A Birth Control Pill for Men? Researchers Say It May Soon Be Reality
“We were intrigued,” said Dr. Debra Wolgemuth, professor of genetics and development and of obstetrics and gynecology at Columbia University Medical Center, in a press release. “One company’s toxin may be another person’s contraceptive.”
Wolgemoth and her team found that a dose as little as 1.0mg/kg of body weight over a 4-week period was enough to induce reversible male sterility.
The drug has an advantage over steroidal hormone-based methods, the researchers say, because steroidal methods are often plagued with side-effects, including variability in efficacy, increased risk of cardiovascular disease and diminished libido.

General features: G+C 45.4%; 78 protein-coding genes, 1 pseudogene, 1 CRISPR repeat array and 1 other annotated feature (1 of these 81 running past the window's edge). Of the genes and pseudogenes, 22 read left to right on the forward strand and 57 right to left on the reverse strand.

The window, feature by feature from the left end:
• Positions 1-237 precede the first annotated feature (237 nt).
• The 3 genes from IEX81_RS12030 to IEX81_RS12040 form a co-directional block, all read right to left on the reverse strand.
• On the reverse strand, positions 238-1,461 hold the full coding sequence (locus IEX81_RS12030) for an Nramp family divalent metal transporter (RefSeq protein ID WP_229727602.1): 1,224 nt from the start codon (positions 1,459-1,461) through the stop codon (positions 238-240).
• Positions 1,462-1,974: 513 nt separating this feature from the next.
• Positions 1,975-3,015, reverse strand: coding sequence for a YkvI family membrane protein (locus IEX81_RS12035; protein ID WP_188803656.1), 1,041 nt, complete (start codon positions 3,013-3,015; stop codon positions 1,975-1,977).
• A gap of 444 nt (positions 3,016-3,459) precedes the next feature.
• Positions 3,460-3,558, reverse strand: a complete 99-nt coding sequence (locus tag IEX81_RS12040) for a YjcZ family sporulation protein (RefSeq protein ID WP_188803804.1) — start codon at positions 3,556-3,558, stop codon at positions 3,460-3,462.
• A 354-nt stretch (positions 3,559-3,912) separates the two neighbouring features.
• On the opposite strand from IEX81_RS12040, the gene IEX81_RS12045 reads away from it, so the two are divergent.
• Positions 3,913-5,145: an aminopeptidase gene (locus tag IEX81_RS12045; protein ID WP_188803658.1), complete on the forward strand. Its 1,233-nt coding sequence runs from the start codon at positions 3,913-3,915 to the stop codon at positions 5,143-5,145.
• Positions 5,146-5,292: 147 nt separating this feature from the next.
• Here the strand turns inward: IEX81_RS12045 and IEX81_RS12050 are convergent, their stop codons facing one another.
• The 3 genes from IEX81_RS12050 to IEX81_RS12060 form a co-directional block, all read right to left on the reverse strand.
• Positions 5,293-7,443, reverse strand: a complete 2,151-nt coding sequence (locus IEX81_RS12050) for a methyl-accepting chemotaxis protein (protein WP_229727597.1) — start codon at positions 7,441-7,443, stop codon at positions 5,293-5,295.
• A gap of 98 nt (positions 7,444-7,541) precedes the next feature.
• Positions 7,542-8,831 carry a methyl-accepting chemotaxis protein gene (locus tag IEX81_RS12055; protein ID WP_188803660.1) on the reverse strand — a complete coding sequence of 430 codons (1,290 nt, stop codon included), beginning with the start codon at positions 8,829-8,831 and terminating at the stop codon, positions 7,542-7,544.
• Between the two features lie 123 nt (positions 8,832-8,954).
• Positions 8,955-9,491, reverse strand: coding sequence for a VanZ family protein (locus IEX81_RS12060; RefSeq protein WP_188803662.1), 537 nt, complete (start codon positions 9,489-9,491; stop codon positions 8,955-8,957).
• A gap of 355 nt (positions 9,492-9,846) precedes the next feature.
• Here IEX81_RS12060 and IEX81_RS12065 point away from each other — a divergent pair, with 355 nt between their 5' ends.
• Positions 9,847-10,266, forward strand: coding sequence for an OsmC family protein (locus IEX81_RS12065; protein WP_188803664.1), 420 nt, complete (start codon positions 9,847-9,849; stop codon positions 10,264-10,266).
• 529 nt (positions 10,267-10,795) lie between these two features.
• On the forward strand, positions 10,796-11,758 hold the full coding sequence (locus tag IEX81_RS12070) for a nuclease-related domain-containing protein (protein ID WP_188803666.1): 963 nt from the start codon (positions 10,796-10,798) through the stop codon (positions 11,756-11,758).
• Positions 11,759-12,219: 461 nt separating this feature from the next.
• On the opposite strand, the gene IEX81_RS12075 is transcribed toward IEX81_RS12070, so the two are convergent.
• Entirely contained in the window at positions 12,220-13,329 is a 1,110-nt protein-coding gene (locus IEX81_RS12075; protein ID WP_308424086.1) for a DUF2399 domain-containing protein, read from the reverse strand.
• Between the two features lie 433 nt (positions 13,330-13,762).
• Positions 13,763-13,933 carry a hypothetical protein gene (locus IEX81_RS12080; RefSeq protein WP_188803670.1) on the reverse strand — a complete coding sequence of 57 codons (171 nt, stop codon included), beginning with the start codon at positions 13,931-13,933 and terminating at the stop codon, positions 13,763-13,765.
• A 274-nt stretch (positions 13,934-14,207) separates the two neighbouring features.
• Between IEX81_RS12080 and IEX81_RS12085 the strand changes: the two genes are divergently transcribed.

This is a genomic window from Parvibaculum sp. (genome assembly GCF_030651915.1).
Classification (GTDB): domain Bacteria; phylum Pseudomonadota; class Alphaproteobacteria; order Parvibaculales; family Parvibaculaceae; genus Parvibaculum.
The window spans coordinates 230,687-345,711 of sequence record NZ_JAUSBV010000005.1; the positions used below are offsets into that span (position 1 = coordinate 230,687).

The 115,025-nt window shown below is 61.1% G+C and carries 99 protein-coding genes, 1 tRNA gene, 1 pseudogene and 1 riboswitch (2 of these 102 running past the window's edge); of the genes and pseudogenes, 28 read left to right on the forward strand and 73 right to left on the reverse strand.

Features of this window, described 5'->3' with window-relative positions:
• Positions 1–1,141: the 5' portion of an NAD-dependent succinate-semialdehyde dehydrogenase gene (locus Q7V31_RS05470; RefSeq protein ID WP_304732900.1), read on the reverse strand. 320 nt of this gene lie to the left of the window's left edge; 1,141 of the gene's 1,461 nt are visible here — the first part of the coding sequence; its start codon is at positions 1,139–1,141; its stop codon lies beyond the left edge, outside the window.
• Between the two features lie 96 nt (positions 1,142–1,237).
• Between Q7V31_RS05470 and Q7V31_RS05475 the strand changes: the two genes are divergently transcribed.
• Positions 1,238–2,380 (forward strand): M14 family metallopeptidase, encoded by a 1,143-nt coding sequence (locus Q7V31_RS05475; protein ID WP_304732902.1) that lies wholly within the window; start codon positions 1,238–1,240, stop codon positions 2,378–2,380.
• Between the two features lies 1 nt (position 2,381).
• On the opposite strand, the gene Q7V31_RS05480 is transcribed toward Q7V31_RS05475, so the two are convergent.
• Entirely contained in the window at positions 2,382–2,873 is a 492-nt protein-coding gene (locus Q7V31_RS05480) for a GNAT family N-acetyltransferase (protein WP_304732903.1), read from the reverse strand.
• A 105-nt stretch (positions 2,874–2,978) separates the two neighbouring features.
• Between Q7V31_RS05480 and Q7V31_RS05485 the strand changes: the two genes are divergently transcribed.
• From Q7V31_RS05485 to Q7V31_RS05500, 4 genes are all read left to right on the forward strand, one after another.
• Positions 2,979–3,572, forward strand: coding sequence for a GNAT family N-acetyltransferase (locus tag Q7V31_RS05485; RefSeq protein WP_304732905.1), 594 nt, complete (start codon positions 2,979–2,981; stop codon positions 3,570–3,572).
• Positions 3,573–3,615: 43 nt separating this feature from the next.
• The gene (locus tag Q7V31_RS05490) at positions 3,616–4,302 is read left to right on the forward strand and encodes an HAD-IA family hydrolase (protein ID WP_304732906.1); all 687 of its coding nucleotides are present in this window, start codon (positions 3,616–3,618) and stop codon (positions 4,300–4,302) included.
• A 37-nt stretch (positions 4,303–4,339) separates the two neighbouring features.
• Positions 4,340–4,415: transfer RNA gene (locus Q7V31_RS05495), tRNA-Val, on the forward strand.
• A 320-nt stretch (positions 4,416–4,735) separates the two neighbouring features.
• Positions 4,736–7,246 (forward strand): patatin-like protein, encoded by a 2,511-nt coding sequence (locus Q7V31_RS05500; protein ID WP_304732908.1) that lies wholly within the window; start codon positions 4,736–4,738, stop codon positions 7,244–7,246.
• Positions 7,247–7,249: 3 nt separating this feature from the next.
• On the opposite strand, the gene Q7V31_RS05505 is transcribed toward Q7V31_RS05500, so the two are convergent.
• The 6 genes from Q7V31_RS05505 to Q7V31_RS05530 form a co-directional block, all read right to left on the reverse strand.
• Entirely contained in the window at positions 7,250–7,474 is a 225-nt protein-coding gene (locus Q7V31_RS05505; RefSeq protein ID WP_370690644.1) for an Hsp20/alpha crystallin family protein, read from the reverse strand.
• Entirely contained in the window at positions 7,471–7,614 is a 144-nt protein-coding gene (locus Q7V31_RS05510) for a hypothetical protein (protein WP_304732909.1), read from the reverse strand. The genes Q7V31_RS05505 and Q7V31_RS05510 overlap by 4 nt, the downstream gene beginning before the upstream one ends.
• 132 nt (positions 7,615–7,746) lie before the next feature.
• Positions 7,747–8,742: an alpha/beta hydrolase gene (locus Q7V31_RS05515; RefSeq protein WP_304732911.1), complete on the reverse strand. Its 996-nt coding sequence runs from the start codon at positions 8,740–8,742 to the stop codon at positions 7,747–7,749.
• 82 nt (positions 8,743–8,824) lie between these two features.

“We have seen no side effects, so far, and our mice have been mating quite happily,” said Dr. Wolgemuth.
An additional benefit of the compound is that it can be taken orally as a pill, according to researchers, which avoids the the injection process.
Further testing is needed to prove the compound is safe, effective and reversible even after years of use.
The research was published in the journal Endocrinology with funding from the National Institutes of Health.